Iran's Ahmadinejad submits name for presidential poll
Iranian ultra-conservative ex-president Mahmoud Ahmadinejad put his name forward Wednesday as a candidate to succeed moderate President Hassan Rouhani in elections next month.
The 64-year-old populist was applauded by several dozen supporters as he arrived at the interior ministry to submit his application.
"Millions of people across the country have invited me to stand for election, and even ordered me to come here to register, placing a heavy responsibility on my shoulders," Ahmadinejad said.
The build-up to June 18 polls comes as Iran and world powers wrangle over reviving a 2015 nuclear accord, from which the US withdrew unilaterally in 2018, reimposing crippling sanctions.
Hopefuls have until Saturday to register, and will then be vetted by the conservative-dominated Guardian Council before a list of approved candidates is published by May 27, after which campaigning begins.
But Iranian media considers Ahmadinejad's chance of being approved are close to zero.
He said that if he is not approved, he will "not participate" in the election, either by backing a candidate or voting.
Ahmadinejad claimed, as he has often done in recent years, that the Iranian people have lost confidence in the country's authorities.
He added that he considered the upcoming election "perhaps the last chance" to save the Islamic republic in the face of "very sensitive" challenges, both domestic and international.
Reinforced by UN Security Council sanctions, punitive measures cost Iran's economy billions in vital oil revenues and foreign investment, leaving the country struggling with raging inflation, high unemployment and a depreciated currency.
Hailed by Iran's poor as their champion but viewed as a bogeyman by the West, he was blamed by some analysts for the country's economic problems.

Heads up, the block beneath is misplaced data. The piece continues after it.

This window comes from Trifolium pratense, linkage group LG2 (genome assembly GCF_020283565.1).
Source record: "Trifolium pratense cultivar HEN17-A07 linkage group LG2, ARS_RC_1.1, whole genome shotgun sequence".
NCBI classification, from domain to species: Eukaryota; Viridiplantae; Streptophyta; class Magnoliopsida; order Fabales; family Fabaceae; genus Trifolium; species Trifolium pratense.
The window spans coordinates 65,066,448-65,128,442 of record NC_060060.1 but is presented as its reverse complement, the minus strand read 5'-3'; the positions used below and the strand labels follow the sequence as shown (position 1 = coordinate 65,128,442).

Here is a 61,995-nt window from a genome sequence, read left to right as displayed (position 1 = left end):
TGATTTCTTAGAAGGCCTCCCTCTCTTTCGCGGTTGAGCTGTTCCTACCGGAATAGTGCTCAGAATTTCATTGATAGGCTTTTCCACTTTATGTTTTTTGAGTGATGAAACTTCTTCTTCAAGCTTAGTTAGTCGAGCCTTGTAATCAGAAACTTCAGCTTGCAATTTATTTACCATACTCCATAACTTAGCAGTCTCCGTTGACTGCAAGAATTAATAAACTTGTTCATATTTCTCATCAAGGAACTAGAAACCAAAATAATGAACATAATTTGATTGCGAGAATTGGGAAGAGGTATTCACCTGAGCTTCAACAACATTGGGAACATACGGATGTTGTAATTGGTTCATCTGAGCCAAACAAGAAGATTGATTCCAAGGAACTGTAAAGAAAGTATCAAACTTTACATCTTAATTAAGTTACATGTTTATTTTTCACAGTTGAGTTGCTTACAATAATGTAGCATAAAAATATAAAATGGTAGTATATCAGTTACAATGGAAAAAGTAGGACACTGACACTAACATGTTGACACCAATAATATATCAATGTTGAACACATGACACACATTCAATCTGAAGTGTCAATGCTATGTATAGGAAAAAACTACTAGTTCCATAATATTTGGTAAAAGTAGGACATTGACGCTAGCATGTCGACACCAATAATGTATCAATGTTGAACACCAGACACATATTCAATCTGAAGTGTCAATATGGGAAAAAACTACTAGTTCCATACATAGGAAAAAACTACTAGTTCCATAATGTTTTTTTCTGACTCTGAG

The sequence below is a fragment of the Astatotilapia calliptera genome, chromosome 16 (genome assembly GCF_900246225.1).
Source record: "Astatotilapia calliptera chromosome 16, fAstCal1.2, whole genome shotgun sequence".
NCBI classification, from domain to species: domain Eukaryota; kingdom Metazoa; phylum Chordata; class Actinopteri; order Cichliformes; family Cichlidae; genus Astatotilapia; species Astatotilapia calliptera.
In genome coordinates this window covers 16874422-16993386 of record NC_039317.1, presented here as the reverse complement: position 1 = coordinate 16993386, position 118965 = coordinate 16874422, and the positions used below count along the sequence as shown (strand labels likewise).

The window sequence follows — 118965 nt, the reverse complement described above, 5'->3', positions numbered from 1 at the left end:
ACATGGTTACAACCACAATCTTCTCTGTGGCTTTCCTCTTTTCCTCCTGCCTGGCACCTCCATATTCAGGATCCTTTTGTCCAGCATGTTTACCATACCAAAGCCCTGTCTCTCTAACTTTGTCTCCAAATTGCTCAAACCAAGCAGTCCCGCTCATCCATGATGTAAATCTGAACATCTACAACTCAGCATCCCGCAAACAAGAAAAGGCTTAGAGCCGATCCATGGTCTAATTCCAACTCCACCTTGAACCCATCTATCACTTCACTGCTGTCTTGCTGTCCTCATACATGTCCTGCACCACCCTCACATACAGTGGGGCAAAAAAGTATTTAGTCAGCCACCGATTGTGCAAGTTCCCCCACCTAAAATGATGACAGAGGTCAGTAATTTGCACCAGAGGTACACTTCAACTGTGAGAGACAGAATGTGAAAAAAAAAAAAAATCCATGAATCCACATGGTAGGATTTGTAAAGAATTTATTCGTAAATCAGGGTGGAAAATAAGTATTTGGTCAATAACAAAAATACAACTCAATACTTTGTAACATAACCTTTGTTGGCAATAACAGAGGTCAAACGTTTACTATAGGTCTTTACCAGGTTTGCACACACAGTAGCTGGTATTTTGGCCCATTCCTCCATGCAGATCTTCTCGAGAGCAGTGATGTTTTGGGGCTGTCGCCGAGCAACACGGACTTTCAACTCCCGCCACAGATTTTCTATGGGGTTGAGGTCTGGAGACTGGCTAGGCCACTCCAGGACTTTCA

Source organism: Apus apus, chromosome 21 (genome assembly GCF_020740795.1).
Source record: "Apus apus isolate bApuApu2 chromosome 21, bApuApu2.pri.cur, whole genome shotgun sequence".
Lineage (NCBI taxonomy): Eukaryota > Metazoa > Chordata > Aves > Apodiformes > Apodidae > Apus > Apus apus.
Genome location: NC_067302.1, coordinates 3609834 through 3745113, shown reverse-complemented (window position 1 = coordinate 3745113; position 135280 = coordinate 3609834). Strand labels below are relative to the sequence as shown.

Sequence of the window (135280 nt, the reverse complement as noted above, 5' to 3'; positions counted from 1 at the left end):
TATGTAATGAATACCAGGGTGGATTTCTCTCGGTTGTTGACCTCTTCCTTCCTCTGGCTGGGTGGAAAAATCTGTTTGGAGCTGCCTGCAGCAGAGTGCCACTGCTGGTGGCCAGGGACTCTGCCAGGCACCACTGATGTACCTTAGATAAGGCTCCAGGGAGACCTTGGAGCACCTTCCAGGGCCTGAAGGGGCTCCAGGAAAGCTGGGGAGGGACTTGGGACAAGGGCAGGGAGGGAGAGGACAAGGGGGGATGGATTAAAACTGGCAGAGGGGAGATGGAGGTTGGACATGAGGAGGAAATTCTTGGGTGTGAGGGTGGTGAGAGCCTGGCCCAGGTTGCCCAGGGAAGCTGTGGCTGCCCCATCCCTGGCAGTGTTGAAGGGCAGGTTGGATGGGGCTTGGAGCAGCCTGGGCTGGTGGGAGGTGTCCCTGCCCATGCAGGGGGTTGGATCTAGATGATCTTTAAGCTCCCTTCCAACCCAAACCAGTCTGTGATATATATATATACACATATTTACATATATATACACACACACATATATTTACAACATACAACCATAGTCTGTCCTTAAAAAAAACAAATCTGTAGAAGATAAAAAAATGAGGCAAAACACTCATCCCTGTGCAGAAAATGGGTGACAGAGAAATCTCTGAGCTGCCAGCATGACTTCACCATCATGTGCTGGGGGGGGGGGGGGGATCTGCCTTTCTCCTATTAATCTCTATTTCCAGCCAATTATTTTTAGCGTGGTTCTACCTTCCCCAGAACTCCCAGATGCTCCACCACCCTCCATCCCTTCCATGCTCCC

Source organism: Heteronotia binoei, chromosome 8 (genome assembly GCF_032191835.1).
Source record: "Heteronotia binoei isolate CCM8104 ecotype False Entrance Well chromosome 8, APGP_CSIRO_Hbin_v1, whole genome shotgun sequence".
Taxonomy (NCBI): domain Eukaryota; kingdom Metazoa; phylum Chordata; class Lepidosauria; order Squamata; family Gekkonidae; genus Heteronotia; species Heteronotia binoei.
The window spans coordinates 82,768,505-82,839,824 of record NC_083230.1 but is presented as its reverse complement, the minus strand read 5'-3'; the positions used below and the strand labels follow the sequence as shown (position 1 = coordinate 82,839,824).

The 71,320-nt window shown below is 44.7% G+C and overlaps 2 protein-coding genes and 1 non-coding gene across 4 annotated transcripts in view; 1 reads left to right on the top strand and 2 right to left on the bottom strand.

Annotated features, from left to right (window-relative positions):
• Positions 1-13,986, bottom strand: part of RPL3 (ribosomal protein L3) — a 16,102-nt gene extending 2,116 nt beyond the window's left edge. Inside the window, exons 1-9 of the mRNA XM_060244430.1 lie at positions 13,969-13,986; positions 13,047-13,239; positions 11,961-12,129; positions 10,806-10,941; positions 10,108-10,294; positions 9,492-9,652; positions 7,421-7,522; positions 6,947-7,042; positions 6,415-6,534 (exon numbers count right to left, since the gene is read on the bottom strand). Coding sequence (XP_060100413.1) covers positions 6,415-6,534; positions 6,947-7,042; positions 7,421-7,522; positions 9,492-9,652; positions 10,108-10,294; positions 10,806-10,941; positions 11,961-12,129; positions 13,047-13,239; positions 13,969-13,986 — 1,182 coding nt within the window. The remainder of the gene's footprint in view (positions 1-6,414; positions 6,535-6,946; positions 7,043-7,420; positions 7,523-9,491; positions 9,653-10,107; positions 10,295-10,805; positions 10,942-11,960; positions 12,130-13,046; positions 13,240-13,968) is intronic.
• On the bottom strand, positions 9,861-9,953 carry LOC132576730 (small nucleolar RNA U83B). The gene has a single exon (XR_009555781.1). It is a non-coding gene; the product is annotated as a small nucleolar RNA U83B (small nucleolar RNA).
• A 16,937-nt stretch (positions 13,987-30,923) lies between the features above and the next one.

His hotly disputed re-election victory over key challenger Mir Hossein Mousavi in 2009 triggered one of Iran's worst political crises.
Deadly protests swept Tehran after the vote, which the opposition says was rigged. Ahmadinejad also faced the wrath of his own supporters over some political moves, with some rivals labelling him a "loose cannon".
His diatribes against Israel -- including saying it was doomed to be "wiped off the map" and that the Holocaust was a "myth" -- even sparked rebukes from fellow Iranian conservatives for damaging Iran's international standing.
But for many Iranians, the blacksmith's son was seen as a devout and hardworking man of the people, a reputation he built on with huge spending programmes and tours of the rural heartland during his first term.
The populist ex-president had also put his name forward for the 2017 presidential election, against the advice of the country's supreme leader, Ayatollah Ali Khamenei.
His candidacy was rejected by the Guardian Council, an unelected body dominated by conservatives and responsible for overseeing the presidential polls.
Ahmedinejad has continued to be a thorn in the side of authorities, demanding "the immediate holding of free presidential and parliamentary elections -- without their being engineered by the Guardian Council and without interference by military or security bodies.
He has also set up a profile on Twitter -- a platform his administration banned in 2009 -- preaching "Freedom, justice and love," focused on global issues like ending racism and inequality.